Job 27:5-6 Far be it from me that I should say you are right; till I die I will not put away my integrity from me. My righteousness I hold fast, and will not let it go; my heart shall not reproach me as long as I live.
What a boastful statement that was! Now much of what Job said was pretty much true. God admitted that Job was a righteous man. For God to admit that Job was an upright person, that is pretty high praise. Job was a pretty good fellow. He was a wonderful citizen—the kind of next-door neighbor anybody would like. By Job's own estimation, he felt that he was really a balanced personality, but to God, Job was staggering all over the place in a drunkenness that he was not even aware of.
We have to be aware we were born into a culture, and that this culture pretty much determined what we are. Maybe by that culture's standards we might be a very good citizen, a good person. I am sure that is the way Job was looking at it. By comparison to those around him, Job was a very good man, but at the end of the story, what did he say? He said, "I hate myself. I abhor myself. I repent in dust and ashes." He said he spoke about things he did not understand. He began to see things from God's perspective, and his heart, his conscience, was smitten because he recognized, that compared to God, he was absolutely, in everything, filthy.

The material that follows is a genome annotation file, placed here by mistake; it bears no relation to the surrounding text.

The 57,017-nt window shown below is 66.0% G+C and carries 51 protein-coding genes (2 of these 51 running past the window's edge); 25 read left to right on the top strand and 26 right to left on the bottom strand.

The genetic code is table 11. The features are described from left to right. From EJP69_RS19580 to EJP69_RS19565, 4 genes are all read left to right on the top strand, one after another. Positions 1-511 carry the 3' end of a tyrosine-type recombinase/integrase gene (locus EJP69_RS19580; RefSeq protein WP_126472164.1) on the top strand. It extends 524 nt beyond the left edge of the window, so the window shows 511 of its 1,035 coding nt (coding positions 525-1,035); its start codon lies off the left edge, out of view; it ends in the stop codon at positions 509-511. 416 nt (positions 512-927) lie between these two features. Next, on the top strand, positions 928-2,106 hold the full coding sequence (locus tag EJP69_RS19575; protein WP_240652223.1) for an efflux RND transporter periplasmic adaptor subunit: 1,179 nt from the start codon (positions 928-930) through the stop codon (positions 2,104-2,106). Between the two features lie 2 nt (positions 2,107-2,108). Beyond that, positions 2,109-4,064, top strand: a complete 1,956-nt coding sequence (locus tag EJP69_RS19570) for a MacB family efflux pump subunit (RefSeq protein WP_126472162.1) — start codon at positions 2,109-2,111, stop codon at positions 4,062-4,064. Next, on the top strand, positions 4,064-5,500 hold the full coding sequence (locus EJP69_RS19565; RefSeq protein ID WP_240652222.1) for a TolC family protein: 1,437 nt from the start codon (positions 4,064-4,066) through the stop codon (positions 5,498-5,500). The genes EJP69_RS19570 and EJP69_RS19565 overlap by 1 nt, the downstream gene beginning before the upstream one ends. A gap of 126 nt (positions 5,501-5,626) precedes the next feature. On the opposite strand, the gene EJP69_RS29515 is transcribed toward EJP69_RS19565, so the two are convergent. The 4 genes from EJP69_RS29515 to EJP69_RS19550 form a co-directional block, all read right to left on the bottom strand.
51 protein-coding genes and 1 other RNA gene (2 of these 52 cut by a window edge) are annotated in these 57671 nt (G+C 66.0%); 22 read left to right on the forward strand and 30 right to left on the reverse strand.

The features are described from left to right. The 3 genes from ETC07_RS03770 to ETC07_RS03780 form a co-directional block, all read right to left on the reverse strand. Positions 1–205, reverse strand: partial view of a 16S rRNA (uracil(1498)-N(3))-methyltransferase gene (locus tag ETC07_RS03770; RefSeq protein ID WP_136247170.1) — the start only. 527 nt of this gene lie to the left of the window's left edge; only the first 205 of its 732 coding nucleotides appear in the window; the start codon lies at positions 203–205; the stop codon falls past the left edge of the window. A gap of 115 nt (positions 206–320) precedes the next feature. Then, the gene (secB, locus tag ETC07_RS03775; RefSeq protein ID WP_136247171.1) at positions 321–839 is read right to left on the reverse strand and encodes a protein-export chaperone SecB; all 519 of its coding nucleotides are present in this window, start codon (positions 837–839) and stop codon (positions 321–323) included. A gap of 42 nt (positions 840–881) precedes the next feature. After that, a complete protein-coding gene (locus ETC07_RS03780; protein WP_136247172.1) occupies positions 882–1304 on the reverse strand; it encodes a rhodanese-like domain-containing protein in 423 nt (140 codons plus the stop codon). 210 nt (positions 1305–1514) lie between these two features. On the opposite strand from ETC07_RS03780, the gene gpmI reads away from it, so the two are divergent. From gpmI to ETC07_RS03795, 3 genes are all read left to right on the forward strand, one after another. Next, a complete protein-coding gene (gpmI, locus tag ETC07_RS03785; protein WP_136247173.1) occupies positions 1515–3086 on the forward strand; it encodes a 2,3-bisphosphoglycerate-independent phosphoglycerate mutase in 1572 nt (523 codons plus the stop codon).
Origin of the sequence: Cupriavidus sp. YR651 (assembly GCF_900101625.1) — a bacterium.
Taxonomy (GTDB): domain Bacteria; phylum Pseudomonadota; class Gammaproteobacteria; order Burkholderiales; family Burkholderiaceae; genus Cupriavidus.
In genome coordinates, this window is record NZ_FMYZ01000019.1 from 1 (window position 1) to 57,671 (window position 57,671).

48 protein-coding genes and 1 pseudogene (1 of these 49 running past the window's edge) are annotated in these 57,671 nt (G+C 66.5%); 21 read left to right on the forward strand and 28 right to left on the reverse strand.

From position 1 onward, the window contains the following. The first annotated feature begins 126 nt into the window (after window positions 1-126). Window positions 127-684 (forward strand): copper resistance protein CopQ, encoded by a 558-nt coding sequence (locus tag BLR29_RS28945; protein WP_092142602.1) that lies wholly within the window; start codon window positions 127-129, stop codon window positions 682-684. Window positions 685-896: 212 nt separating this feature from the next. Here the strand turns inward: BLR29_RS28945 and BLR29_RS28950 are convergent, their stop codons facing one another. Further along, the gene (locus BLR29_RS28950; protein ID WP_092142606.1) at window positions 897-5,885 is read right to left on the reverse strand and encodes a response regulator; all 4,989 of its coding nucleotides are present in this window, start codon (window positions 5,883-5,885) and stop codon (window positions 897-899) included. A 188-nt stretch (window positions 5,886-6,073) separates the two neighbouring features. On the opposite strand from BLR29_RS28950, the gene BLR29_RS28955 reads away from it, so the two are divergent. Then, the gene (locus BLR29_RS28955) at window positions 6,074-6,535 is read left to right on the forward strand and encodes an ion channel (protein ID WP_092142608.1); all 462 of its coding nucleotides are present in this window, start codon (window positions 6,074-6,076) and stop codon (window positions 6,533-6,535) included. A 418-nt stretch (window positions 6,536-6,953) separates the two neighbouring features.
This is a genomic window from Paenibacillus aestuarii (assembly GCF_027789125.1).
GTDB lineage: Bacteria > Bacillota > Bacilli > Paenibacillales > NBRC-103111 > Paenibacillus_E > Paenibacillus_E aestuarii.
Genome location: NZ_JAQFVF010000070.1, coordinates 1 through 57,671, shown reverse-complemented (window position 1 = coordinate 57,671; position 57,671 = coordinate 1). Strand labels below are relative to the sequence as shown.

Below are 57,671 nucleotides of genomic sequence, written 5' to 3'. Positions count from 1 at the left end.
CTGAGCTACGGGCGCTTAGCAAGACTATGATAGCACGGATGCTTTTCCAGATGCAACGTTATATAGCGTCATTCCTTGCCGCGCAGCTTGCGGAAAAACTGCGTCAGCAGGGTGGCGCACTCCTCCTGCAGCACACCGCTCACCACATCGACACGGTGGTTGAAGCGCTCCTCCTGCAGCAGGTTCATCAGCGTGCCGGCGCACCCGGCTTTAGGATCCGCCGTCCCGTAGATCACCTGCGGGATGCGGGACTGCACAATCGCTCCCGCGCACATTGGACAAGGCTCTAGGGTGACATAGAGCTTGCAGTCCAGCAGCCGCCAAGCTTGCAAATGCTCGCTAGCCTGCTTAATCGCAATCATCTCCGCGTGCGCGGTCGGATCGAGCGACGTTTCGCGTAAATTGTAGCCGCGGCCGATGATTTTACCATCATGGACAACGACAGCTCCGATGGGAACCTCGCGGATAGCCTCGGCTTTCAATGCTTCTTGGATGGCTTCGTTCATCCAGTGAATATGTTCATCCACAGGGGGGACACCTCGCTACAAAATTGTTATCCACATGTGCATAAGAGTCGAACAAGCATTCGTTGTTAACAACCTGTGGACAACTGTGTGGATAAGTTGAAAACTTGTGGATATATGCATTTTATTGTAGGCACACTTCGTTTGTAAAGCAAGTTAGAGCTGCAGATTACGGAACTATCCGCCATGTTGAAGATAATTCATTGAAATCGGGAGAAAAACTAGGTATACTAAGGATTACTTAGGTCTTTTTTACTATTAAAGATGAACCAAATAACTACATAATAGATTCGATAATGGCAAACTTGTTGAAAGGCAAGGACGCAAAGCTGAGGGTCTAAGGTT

So what are we going to compare ourselves against? It is a choice with which we are confronted. We have to recognize that we have been developed and educated in a culture that is obsessed with self-satisfaction, and this cannot help but bring people into conflict. It creates offense and division because each one's sense of right and wrong is telling him that he has every right to exercise himself in order to satisfy his desire. The Bible says this is not so, this is not right.
In the Bible the community is generally seen as more important than the individual. In other words, the family is more important than the individual member. Whether it is the church, the state, or all the way up to the nation, the body of people is more important than the individual member or citizen. That is the way the Bible looks at it. There is a very clear reason behind all of this instruction, because the Bible assumes that God is the unseen hand that is actually ruling over all. Whether it is the family, the church, or the nation, the Bible presents God as ruler. Therefore everything is in good hands, is it not?
If a person sees God actively ruling, then he knows by faith that all things work together for good, and that the momentary satisfaction one might get from the fulfilling of his desire is not what life is all about. In the United States we have been taught otherwise. The government and the social system in the United States are structured so that it—society and even the government—have to conform to the satisfaction of individuals and minorities.
The priority that we see in the United States today is not what it used to be. Back in colonial times the priority was actually weighted in the other direction, more to a biblical fashion where the community was more important than the individual. However, as time has progressed more toward the end, the individual becomes increasingly more important and is able to exercise his prerogative in spite of what society might want.